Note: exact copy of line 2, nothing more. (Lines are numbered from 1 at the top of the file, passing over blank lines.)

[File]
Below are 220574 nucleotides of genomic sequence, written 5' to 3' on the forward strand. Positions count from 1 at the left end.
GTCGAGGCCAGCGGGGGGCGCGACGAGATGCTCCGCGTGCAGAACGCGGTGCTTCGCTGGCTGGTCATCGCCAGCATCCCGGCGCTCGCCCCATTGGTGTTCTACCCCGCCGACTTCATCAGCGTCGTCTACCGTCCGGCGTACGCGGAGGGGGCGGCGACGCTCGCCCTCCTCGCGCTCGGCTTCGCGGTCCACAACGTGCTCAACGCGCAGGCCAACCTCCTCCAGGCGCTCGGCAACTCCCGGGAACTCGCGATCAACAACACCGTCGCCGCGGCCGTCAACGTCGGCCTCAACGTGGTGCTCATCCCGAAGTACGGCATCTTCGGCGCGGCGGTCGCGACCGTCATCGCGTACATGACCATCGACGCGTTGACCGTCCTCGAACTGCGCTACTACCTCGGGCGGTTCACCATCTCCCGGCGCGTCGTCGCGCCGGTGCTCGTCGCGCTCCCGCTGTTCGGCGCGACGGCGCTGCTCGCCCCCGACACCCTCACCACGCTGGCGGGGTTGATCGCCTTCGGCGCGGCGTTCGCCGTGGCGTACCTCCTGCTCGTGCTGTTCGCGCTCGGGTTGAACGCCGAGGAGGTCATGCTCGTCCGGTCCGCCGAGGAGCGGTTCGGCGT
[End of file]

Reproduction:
GTCGAGGCCAGCGGGGGGCGCGACGAGATGCTCCGCGTGCAGAACGCGGTGCTTCGCTGGCTGGTCATCGCCAGCATCCCGGCGCTCGCCCCATTGGTGTTCTACCCCGCCGACTTCATCAGCGTCGTCTACCGTCCGGCGTACGCGGAGGGGGCGGCGACGCTCGCCCTCCTCGCGCTCGGCTTCGCGGTCCACAACGTGCTCAACGCGCAGGCCAACCTCCTCCAGGCGCTCGGCAACTCCCGGGAACTCGCGATCAACAACACCGTCGCCGCGGCCGTCAACGTCGGCCTCAACGTGGTGCTCATCCCGAAGTACGGCATCTTCGGCGCGGCGGTCGCGACCGTCATCGCGTACATGACCATCGACGCGTTGACCGTCCTCGAACTGCGCTACTACCTCGGGCGGTTCACCATCTCCCGGCGCGTCGTCGCGCCGGTGCTCGTCGCGCTCCCGCTGTTCGGCGCGACGGCGCTGCTCGCCCCCGACACCCTCACCACGCTGGCGGGGTTGATCGCCTTCGGCGCGGCGTTCGCCGTGGCGTACCTCCTGCTCGTGCTGTTCGCGCTCGGGTTGAACGCCGAGGAGGTCATGCTCGTCCGGTCCGCCGAGGAGCGGTTCGGCGT